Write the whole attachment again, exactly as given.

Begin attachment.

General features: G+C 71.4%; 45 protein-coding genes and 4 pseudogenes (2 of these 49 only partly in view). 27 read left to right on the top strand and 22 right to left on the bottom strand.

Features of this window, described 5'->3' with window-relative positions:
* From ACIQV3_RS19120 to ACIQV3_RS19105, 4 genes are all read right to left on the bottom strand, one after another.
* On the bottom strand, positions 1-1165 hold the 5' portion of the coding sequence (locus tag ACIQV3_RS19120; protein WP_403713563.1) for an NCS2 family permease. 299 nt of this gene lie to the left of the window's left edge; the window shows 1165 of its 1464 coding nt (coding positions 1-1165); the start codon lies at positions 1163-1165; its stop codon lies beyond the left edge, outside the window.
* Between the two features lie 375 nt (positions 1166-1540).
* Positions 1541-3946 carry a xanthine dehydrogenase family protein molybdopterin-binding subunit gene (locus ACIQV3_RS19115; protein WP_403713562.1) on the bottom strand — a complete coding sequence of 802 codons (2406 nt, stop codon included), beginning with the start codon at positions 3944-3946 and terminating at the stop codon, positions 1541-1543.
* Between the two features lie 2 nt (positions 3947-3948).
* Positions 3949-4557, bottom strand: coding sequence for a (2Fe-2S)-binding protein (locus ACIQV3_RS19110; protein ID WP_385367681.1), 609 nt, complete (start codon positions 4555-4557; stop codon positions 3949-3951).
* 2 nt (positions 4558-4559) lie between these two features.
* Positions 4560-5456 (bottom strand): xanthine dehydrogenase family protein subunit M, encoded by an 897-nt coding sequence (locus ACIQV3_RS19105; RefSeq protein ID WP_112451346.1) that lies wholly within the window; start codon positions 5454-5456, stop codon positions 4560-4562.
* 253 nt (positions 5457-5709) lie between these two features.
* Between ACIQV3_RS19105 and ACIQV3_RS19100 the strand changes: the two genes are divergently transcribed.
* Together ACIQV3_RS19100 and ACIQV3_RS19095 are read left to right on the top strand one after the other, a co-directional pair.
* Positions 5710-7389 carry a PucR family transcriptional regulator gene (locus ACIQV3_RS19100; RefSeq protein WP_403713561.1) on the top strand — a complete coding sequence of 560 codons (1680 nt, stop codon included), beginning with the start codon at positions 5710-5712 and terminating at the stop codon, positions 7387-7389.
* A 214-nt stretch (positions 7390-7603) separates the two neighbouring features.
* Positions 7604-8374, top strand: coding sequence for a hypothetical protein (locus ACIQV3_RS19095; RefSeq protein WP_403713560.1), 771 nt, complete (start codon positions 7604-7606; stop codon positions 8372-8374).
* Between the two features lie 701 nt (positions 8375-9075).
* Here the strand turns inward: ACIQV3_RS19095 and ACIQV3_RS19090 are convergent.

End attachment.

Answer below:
General features: G+C 71.4%; 45 protein-coding genes and 4 pseudogenes (2 of these 49 only partly in view). 27 read left to right on the top strand and 22 right to left on the bottom strand.

Features of this window, described 5'->3' with window-relative positions:
* From ACIQV3_RS19120 to ACIQV3_RS19105, 4 genes are all read right to left on the bottom strand, one after another.
* On the bottom strand, positions 1-1165 hold the 5' portion of the coding sequence (locus tag ACIQV3_RS19120; protein WP_403713563.1) for an NCS2 family permease. 299 nt of this gene lie to the left of the window's left edge; the window shows 1165 of its 1464 coding nt (coding positions 1-1165); the start codon lies at positions 1163-1165; its stop codon lies beyond the left edge, outside the window.
* Between the two features lie 375 nt (positions 1166-1540).
* Positions 1541-3946 carry a xanthine dehydrogenase family protein molybdopterin-binding subunit gene (locus ACIQV3_RS19115; protein WP_403713562.1) on the bottom strand — a complete coding sequence of 802 codons (2406 nt, stop codon included), beginning with the start codon at positions 3944-3946 and terminating at the stop codon, positions 1541-1543.
* Between the two features lie 2 nt (positions 3947-3948).
* Positions 3949-4557, bottom strand: coding sequence for a (2Fe-2S)-binding protein (locus ACIQV3_RS19110; protein ID WP_385367681.1), 609 nt, complete (start codon positions 4555-4557; stop codon positions 3949-3951).
* 2 nt (positions 4558-4559) lie between these two features.
* Positions 4560-5456 (bottom strand): xanthine dehydrogenase family protein subunit M, encoded by an 897-nt coding sequence (locus ACIQV3_RS19105; RefSeq protein ID WP_112451346.1) that lies wholly within the window; start codon positions 5454-5456, stop codon positions 4560-4562.
* 253 nt (positions 5457-5709) lie between these two features.
* Between ACIQV3_RS19105 and ACIQV3_RS19100 the strand changes: the two genes are divergently transcribed.
* Together ACIQV3_RS19100 and ACIQV3_RS19095 are read left to right on the top strand one after the other, a co-directional pair.
* Positions 5710-7389 carry a PucR family transcriptional regulator gene (locus ACIQV3_RS19100; RefSeq protein WP_403713561.1) on the top strand — a complete coding sequence of 560 codons (1680 nt, stop codon included), beginning with the start codon at positions 5710-5712 and terminating at the stop codon, positions 7387-7389.
* A 214-nt stretch (positions 7390-7603) separates the two neighbouring features.
* Positions 7604-8374, top strand: coding sequence for a hypothetical protein (locus ACIQV3_RS19095; RefSeq protein WP_403713560.1), 771 nt, complete (start codon positions 7604-7606; stop codon positions 8372-8374).
* Between the two features lie 701 nt (positions 8375-9075).
* Here the strand turns inward: ACIQV3_RS19095 and ACIQV3_RS19090 are convergent.